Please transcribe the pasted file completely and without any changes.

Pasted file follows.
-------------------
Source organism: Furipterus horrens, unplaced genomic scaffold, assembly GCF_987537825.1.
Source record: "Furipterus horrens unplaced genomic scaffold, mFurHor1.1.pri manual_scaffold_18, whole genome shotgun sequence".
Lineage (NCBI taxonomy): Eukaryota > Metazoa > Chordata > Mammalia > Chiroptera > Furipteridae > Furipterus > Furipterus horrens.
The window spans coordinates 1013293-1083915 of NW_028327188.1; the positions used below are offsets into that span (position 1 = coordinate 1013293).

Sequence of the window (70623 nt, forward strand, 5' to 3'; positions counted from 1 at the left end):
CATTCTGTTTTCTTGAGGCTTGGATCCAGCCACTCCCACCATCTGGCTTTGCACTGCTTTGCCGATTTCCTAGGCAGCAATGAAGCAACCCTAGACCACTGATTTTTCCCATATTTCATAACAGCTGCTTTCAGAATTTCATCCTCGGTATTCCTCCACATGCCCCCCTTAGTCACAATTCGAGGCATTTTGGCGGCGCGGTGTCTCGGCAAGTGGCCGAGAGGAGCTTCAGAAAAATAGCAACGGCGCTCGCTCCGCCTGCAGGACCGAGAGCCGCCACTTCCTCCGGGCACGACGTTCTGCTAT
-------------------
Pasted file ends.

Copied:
Source organism: Furipterus horrens, unplaced genomic scaffold, assembly GCF_987537825.1.
Source record: "Furipterus horrens unplaced genomic scaffold, mFurHor1.1.pri manual_scaffold_18, whole genome shotgun sequence".
Lineage (NCBI taxonomy): Eukaryota > Metazoa > Chordata > Mammalia > Chiroptera > Furipteridae > Furipterus > Furipterus horrens.
The window spans coordinates 1013293-1083915 of NW_028327188.1; the positions used below are offsets into that span (position 1 = coordinate 1013293).

Sequence of the window (70623 nt, forward strand, 5' to 3'; positions counted from 1 at the left end):
CATTCTGTTTTCTTGAGGCTTGGATCCAGCCACTCCCACCATCTGGCTTTGCACTGCTTTGCCGATTTCCTAGGCAGCAATGAAGCAACCCTAGACCACTGATTTTTCCCATATTTCATAACAGCTGCTTTCAGAATTTCATCCTCGGTATTCCTCCACATGCCCCCCTTAGTCACAATTCGAGGCATTTTGGCGGCGCGGTGTCTCGGCAAGTGGCCGAGAGGAGCTTCAGAAAAATAGCAACGGCGCTCGCTCCGCCTGCAGGACCGAGAGCCGCCACTTCCTCCGGGCACGACGTTCTGCTAT